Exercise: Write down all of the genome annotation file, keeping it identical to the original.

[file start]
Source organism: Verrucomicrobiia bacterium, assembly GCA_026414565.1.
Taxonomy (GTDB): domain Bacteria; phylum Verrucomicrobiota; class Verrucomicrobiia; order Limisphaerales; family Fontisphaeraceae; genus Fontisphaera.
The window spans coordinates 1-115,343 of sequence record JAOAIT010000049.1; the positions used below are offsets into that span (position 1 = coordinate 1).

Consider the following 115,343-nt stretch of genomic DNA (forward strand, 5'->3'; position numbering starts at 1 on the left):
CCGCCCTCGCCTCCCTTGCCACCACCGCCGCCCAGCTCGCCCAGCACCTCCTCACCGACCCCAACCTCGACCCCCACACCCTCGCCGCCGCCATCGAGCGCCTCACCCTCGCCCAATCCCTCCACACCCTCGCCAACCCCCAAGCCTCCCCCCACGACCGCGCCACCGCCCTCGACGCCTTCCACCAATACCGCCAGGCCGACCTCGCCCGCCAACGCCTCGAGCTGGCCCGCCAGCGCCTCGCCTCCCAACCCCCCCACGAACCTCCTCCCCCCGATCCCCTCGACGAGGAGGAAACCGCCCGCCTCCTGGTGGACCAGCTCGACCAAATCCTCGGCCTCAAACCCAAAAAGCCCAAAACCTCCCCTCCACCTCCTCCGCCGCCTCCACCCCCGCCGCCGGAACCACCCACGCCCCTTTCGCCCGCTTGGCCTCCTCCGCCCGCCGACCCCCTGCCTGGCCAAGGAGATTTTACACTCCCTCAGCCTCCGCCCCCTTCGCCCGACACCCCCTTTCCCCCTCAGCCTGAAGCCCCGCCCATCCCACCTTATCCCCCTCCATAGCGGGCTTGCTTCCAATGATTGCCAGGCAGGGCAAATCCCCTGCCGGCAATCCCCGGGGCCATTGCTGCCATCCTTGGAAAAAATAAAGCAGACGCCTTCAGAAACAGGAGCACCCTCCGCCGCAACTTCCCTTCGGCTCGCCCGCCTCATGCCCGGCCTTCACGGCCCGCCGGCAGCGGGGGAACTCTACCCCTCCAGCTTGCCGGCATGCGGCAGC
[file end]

Source organism: Verrucomicrobiia bacterium, assembly GCA_026414565.1.
Taxonomy (GTDB): domain Bacteria; phylum Verrucomicrobiota; class Verrucomicrobiia; order Limisphaerales; family Fontisphaeraceae; genus Fontisphaera.
The window spans coordinates 1-115,343 of sequence record JAOAIT010000049.1; the positions used below are offsets into that span (position 1 = coordinate 1).

Consider the following 115,343-nt stretch of genomic DNA (forward strand, 5'->3'; position numbering starts at 1 on the left):
CCGCCCTCGCCTCCCTTGCCACCACCGCCGCCCAGCTCGCCCAGCACCTCCTCACCGACCCCAACCTCGACCCCCACACCCTCGCCGCCGCCATCGAGCGCCTCACCCTCGCCCAATCCCTCCACACCCTCGCCAACCCCCAAGCCTCCCCCCACGACCGCGCCACCGCCCTCGACGCCTTCCACCAATACCGCCAGGCCGACCTCGCCCGCCAACGCCTCGAGCTGGCCCGCCAGCGCCTCGCCTCCCAACCCCCCCACGAACCTCCTCCCCCCGATCCCCTCGACGAGGAGGAAACCGCCCGCCTCCTGGTGGACCAGCTCGACCAAATCCTCGGCCTCAAACCCAAAAAGCCCAAAACCTCCCCTCCACCTCCTCCGCCGCCTCCACCCCCGCCGCCGGAACCACCCACGCCCCTTTCGCCCGCTTGGCCTCCTCCGCCCGCCGACCCCCTGCCTGGCCAAGGAGATTTTACACTCCCTCAGCCTCCGCCCCCTTCGCCCGACACCCCCTTTCCCCCTCAGCCTGAAGCCCCGCCCATCCCACCTTATCCCCCTCCATAGCGGGCTTGCTTCCAATGATTGCCAGGCAGGGCAAATCCCCTGCCGGCAATCCCCGGGGCCATTGCTGCCATCCTTGGAAAAAATAAAGCAGACGCCTTCAGAAACAGGAGCACCCTCCGCCGCAACTTCCCTTCGGCTCGCCCGCCTCATGCCCGGCCTTCACGGCCCGCCGGCAGCGGGGGAACTCTACCCCTCCAGCTTGCCGGCATGCGGCAGC